Body poly-texts: Discourses of the anorexic body
Journal/Book: J Community Appl Social Psych. 1996; 6: Baffins Lane, Chichester, W Sussex, England PO19 1UD. John Wiley & Sons Ltd. 267-280.
Abstract: It is now increasingly acknowledged that anorexia nervosa is a 'culture-bound syndrome' which must be understood within the context of an increasing idealization of female thinness and a high prevalence of dieting and body dissatisfaction, particularly amongst women and girls. Whilst this socioculturally-oriented perspective is important, it is also simplistic to conceptualize anorexia simply as a 'slimmer's disease'. The ways in which contemporary Western culture is imbricated in anorexia are both complex and multiple. This paper uses a discourse-analytic approach, informed by feminist Foucauldian theory, to examine some of the multiple and often conflicting meanings and discursive constructions of the (female) anorexic body. The paper is based on a series of interviews conducted with 23 women (21 diagnosed as anorexic and 2 self-diagnosed). The analysis focuses on the explication of two discourses: a romantic discourse and a discourse of Cartesian dualism evidenced in the interviews. By contrasting the very different ways in which these two discourses constitute the anorexic body, this paper aims to provide thereby a socioculturally contextualized and gender-oriented account of the multiple discursive constructions of 'anorexia nervosa' and 'anorexic' bodies. Implications for psychotherapeutic interventions are discussed.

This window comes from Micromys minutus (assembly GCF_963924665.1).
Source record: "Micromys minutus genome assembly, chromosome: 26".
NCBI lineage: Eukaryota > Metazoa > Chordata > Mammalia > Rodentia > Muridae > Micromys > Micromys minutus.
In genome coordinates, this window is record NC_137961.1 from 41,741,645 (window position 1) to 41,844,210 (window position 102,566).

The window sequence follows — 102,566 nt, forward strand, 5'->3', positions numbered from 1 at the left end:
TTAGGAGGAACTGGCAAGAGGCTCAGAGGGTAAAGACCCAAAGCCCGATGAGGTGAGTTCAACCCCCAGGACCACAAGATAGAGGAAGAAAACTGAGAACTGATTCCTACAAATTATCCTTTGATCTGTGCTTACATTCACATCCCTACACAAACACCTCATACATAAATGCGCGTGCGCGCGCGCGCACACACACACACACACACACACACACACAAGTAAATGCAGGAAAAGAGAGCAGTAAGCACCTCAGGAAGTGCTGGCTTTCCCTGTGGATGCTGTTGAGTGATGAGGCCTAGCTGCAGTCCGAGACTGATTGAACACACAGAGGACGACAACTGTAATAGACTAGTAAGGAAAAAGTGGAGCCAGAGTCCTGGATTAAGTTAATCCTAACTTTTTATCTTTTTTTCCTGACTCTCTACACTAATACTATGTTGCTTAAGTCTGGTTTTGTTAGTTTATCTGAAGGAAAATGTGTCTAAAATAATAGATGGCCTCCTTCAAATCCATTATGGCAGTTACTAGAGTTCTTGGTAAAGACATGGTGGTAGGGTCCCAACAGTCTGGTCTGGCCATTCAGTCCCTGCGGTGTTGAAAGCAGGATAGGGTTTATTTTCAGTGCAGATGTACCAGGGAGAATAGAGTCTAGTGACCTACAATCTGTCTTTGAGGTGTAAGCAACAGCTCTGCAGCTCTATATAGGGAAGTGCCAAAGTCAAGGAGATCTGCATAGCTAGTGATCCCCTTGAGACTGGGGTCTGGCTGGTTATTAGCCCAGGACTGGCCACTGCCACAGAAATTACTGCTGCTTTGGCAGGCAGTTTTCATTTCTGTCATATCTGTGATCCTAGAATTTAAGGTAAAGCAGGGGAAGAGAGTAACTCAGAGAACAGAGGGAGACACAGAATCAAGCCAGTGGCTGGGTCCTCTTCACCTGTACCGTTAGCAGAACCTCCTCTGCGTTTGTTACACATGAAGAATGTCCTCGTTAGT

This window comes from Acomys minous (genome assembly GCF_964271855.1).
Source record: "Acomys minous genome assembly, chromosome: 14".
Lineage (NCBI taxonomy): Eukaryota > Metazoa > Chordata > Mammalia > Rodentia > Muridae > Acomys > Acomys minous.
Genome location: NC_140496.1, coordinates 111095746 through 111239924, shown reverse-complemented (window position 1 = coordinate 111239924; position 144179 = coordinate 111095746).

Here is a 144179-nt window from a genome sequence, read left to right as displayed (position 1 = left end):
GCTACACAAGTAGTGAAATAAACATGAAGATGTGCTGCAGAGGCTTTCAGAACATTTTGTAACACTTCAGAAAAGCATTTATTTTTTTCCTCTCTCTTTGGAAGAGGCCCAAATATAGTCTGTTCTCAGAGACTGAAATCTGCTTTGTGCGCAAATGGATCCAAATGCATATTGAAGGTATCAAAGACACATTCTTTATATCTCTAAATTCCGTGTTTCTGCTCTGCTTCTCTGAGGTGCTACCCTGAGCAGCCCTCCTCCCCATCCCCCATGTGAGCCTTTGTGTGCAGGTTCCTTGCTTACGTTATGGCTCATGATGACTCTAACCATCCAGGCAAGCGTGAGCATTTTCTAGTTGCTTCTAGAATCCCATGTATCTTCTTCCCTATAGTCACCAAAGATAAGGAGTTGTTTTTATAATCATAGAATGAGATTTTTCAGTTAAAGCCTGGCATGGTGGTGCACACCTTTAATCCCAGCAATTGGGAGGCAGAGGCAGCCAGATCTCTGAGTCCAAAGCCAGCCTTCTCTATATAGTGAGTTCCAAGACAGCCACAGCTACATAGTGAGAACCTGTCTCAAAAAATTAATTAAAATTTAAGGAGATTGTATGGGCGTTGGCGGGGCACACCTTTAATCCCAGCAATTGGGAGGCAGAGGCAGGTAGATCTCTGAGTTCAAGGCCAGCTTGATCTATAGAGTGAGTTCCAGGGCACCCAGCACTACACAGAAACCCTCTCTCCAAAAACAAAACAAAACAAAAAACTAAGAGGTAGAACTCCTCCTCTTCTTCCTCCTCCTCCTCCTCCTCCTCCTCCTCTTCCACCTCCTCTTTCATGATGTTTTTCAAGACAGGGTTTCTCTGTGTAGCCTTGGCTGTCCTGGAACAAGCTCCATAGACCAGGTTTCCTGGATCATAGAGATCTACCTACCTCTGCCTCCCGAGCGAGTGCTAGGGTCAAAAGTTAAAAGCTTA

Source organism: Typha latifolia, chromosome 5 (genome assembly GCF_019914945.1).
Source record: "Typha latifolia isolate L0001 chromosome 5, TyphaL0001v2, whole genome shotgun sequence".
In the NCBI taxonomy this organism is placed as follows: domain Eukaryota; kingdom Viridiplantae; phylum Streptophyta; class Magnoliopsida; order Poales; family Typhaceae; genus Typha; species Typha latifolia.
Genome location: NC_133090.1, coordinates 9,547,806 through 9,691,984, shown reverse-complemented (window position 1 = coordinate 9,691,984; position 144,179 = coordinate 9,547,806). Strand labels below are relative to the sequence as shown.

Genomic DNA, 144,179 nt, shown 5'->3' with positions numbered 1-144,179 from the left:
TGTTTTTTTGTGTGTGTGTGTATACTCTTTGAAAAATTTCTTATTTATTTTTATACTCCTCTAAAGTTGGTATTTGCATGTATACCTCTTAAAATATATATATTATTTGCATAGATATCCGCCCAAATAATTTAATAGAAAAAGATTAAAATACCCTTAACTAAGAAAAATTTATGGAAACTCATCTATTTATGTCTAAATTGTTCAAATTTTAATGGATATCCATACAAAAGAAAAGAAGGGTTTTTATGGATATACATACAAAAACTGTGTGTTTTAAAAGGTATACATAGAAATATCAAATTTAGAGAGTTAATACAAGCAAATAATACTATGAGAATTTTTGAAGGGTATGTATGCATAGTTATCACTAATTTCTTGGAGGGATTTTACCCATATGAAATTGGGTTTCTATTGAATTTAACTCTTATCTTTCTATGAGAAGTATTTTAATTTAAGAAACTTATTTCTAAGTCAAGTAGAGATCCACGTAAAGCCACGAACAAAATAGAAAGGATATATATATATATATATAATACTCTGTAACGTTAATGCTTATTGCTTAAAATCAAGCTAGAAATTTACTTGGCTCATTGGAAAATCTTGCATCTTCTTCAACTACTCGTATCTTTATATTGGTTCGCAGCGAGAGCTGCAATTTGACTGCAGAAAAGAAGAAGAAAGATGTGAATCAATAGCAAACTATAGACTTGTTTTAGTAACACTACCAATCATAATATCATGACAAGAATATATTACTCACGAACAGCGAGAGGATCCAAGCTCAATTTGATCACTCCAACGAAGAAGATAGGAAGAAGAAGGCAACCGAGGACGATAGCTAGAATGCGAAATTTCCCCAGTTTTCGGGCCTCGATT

Note: Article H Malson, Univ E London, Dept Psychol, Romford Rd, London E15 4LZ, England
Keyword(s): anorexia nervosa; discourse; gender; subjectivity; romantic discourse; Cartesian; dualism; EATING DISORDERS; NERVOSA; WOMEN; CULTURE; WEIGHT; PSYCHOPATHOLOGY; PERSPECTIVE; ADOLESCENT; THIN